03 Feb 2011
Intel-backed OpSIS officially kicked off on February 1, and is now looking for partners and to recruit staff interested in silicon photonics.
The University of Washington (UW) has officially launched a new foundry service program that promises to lower the cost of producing silicon photonic chips in dramatic fashion.
The Optoelectronics Systems Integration in Silicon (OpSIS) project is aiming to emulate the Metal Oxide Semiconductor Implementation Service (MOSIS) effort at the University of Southern California in the 1970s that is credited with ushering in the current era of electronic integrated circuit (IC) manufacturing in silicon.
OpSIS, which is part-funded by Intel, already a major proponent of silicon photonics technology through its own research, will offer so-called “shuttle run” production, where researchers can share the cost of processing silicon wafers between a large number of projects. That is the approach already being used at the ePIXfab silicon photonics manufacturing platform. Run by IMEC and CEA-Leti, this service will perform six shuttle runs in 2011.
Matt O’Donnell, dean of the UW College of Engineering, kicked off the OpSIS opening ceremony, saying: “It’s now clear that silicon photonics is becoming an integral part of the electronics world, and so it’s critical to have [this] type of capability.”
In close collaboration with BAE Systems, which will perform the chip fabrication, OpSIS will aim to offer three shuttle runs per year, each of which could accommodate 30-40 users.
Based within UW’s new Institute for Photonic Integration, the OpSIS service will be offered to any researcher in the world. A handful of users are already participating in so-called “risk runs” to test out the processing protocols in development.
One of those early users is John Bowers from the University of California, Santa Barbara. In collaboration with Intel, Bowers has already developed one of the most advanced silicon photonics devices, in the form of hybrid silicon-InP laser chips.
He says of the foundry offering: “By focusing on many different groups in one process line, that allows you to advance a library of components and processes faster than any one group could do on its own. It enables a faster evolution of photonic devices.”
Demonstrating Intel’s interest in silicon photonics, the company’s CTO Justin Rattner spoke at the OpSIS opening ceremony, saying: “OpSIS will enhance the education of US engineering students, giving them the opportunity to learn the new optical design paradigm.” Rattner added that the impact of silicon photonics would not just be felt in computing and communications – seen as the two most obvious applications – but also in life sciences, where the technology could lead to new low-cost optical sensors.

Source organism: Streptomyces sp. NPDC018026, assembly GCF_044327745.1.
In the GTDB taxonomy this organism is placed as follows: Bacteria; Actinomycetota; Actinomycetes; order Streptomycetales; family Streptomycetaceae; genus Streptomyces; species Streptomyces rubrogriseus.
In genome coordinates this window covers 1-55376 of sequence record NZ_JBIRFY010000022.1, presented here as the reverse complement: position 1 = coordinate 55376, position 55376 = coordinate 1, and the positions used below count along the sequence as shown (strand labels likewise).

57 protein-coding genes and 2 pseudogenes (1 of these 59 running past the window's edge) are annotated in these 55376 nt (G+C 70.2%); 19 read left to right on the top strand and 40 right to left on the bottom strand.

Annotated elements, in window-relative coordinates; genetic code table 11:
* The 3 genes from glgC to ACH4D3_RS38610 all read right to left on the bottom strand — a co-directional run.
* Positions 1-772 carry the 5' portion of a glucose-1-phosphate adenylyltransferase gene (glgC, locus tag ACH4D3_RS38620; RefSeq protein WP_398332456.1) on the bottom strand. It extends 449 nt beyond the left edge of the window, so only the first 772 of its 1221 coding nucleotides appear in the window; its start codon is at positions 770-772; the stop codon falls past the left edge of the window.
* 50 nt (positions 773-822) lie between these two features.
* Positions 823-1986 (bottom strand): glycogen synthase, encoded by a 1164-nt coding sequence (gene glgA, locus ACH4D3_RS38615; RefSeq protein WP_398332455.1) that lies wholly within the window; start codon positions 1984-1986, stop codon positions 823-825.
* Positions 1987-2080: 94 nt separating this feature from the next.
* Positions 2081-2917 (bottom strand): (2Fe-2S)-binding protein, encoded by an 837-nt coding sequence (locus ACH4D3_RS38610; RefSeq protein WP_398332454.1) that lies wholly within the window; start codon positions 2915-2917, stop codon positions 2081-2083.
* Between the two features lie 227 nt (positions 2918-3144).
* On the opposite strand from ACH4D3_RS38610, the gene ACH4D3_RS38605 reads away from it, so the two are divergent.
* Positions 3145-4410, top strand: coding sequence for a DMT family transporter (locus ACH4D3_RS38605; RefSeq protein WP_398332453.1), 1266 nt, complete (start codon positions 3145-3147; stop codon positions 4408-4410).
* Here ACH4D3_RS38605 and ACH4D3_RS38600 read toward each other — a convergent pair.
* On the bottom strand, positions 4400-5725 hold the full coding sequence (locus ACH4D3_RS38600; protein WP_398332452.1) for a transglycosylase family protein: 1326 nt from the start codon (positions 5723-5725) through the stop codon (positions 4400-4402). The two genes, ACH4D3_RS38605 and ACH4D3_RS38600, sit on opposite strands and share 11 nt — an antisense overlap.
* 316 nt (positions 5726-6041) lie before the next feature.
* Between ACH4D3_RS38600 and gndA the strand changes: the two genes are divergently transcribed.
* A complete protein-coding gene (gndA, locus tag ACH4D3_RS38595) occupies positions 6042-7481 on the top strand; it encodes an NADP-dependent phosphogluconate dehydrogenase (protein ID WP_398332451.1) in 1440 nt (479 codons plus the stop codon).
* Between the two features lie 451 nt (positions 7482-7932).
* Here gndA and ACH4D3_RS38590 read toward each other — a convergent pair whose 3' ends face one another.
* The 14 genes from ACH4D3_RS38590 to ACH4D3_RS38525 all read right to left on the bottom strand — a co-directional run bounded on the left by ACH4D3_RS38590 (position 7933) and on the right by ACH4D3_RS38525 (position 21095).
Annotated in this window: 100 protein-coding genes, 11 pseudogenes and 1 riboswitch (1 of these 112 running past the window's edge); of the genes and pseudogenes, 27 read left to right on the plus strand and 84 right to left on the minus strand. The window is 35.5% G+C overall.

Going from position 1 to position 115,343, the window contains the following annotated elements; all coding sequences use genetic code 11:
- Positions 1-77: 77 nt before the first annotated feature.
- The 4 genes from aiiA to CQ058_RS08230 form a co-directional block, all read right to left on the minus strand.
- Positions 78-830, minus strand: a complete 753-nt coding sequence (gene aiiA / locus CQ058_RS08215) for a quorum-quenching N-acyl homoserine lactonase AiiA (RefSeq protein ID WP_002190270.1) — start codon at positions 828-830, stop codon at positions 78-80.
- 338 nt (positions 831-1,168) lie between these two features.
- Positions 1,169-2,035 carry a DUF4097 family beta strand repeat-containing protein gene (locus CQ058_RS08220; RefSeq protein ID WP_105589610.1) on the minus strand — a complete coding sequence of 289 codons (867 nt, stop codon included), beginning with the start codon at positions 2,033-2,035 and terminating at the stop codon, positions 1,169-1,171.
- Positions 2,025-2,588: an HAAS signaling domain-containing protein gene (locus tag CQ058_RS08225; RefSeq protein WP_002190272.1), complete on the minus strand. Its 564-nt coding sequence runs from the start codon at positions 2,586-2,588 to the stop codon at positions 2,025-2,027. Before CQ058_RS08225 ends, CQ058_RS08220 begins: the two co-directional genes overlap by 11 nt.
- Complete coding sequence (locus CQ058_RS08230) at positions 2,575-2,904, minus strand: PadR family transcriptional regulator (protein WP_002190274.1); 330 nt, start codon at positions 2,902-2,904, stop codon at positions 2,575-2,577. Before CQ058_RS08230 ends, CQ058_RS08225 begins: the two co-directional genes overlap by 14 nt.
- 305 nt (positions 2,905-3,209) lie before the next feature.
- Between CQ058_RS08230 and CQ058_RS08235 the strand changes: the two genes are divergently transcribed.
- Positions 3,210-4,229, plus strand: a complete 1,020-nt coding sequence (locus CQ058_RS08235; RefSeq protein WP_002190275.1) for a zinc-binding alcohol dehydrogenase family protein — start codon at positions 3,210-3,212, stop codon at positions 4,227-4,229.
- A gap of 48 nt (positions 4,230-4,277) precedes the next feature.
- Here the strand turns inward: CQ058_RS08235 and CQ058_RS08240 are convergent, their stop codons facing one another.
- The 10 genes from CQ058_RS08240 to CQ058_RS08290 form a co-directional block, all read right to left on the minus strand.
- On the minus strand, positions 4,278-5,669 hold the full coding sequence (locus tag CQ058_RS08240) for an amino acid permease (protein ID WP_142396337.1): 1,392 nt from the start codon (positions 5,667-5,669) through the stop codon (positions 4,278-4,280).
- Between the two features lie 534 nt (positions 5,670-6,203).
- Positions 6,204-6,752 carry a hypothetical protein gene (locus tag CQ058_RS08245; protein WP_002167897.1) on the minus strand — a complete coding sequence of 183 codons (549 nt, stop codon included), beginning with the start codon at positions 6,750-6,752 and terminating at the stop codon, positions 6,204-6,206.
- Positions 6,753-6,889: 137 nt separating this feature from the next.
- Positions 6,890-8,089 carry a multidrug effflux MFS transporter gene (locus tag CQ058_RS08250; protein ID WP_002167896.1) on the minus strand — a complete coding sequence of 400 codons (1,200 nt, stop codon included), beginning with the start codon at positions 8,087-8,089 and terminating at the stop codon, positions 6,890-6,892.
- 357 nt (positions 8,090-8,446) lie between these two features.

Intel’s own plans for developing silicon photonics products remain at an early stage, but Mario Paniccia, who leads the research effort at the chip giant, said last year that initial applications were seen in high-speed interconnects for data centers and server farms – with a potential introduction in around 2015.
According to UW’s Michael Hochberg, director of the Institute for Photonic Integration, the design and manufacture of photonic-electronic silicon chips like those developed through OpSIS will constitute a multibillion-dollar industry within a decade. He added that OpSIS' shuttle runs would aid that development by reducing production costs by more than 100 times for an individual research team taking part.
Hochberg was one of the speakers at a panel session on silicon photonics held at the recent Photonics West conference in San Francisco. That panel featured Ashok Krishnamoorthy, a Distinguished Engineer at the computing system giant Oracle who also sits on the advisory board of silicon photonics pioneer Luxtera – which also has close links with UW.
Krishnamoorthy outlined Oracle’s key position regarding the use of silicon photonics – saying that the company was essentially technology agnostic, and that the key issue to focus on was energy efficiency. “The industry rejects solutions that are not efficient,” he said, suggesting that the high power requirements of current photonic interconnects makes a commercial deployment unlikely within the next five years.
However, at the same panel IBM Zürich’s Bert-Jan Offrein hinted that the performance of silicon photonics would see the technology find use in supercomputing applications a little sooner, stating that the “biggest win” for photonics versus electronics was its relative lack of complexity.
• OpSIS is actively encouraging interested parties to participate in forthcoming shuttle runs. To register interest, contact OpSIS directly. The center is also recruiting. Interested parties should contact Michael Hochberg directly.
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